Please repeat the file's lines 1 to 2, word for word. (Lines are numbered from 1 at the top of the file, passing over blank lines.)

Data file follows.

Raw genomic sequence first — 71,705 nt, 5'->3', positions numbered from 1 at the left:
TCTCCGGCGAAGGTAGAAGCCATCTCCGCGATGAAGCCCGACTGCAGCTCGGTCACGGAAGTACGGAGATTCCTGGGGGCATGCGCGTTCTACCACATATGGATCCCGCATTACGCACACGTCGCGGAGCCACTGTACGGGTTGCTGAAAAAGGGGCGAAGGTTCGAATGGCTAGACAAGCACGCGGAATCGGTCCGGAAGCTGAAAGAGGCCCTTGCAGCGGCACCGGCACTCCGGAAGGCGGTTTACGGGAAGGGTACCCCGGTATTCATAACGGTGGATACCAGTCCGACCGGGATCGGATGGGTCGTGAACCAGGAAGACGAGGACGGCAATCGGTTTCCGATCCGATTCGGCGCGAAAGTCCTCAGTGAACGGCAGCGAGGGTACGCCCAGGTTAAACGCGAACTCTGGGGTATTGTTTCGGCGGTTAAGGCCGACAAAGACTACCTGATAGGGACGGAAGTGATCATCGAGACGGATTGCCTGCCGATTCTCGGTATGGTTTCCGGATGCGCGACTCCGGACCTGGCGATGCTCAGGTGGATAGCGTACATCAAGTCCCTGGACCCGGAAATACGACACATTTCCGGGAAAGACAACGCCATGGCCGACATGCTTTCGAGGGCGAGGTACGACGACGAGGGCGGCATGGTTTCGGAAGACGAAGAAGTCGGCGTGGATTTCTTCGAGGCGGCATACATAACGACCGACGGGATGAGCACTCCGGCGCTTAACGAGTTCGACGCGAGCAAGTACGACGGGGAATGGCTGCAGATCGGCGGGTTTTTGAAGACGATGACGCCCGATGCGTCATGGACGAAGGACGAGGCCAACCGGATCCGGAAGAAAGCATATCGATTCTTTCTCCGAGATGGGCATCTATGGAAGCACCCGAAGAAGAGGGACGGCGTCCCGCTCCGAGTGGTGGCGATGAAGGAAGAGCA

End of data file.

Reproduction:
Raw genomic sequence first — 71,705 nt, 5'->3', positions numbered from 1 at the left:
TCTCCGGCGAAGGTAGAAGCCATCTCCGCGATGAAGCCCGACTGCAGCTCGGTCACGGAAGTACGGAGATTCCTGGGGGCATGCGCGTTCTACCACATATGGATCCCGCATTACGCACACGTCGCGGAGCCACTGTACGGGTTGCTGAAAAAGGGGCGAAGGTTCGAATGGCTAGACAAGCACGCGGAATCGGTCCGGAAGCTGAAAGAGGCCCTTGCAGCGGCACCGGCACTCCGGAAGGCGGTTTACGGGAAGGGTACCCCGGTATTCATAACGGTGGATACCAGTCCGACCGGGATCGGATGGGTCGTGAACCAGGAAGACGAGGACGGCAATCGGTTTCCGATCCGATTCGGCGCGAAAGTCCTCAGTGAACGGCAGCGAGGGTACGCCCAGGTTAAACGCGAACTCTGGGGTATTGTTTCGGCGGTTAAGGCCGACAAAGACTACCTGATAGGGACGGAAGTGATCATCGAGACGGATTGCCTGCCGATTCTCGGTATGGTTTCCGGATGCGCGACTCCGGACCTGGCGATGCTCAGGTGGATAGCGTACATCAAGTCCCTGGACCCGGAAATACGACACATTTCCGGGAAAGACAACGCCATGGCCGACATGCTTTCGAGGGCGAGGTACGACGACGAGGGCGGCATGGTTTCGGAAGACGAAGAAGTCGGCGTGGATTTCTTCGAGGCGGCATACATAACGACCGACGGGATGAGCACTCCGGCGCTTAACGAGTTCGACGCGAGCAAGTACGACGGGGAATGGCTGCAGATCGGCGGGTTTTTGAAGACGATGACGCCCGATGCGTCATGGACGAAGGACGAGGCCAACCGGATCCGGAAGAAAGCATATCGATTCTTTCTCCGAGATGGGCATCTATGGAAGCACCCGAAGAAGAGGGACGGCGTCCCGCTCCGAGTGGTGGCGATGAAGGAAGAGCA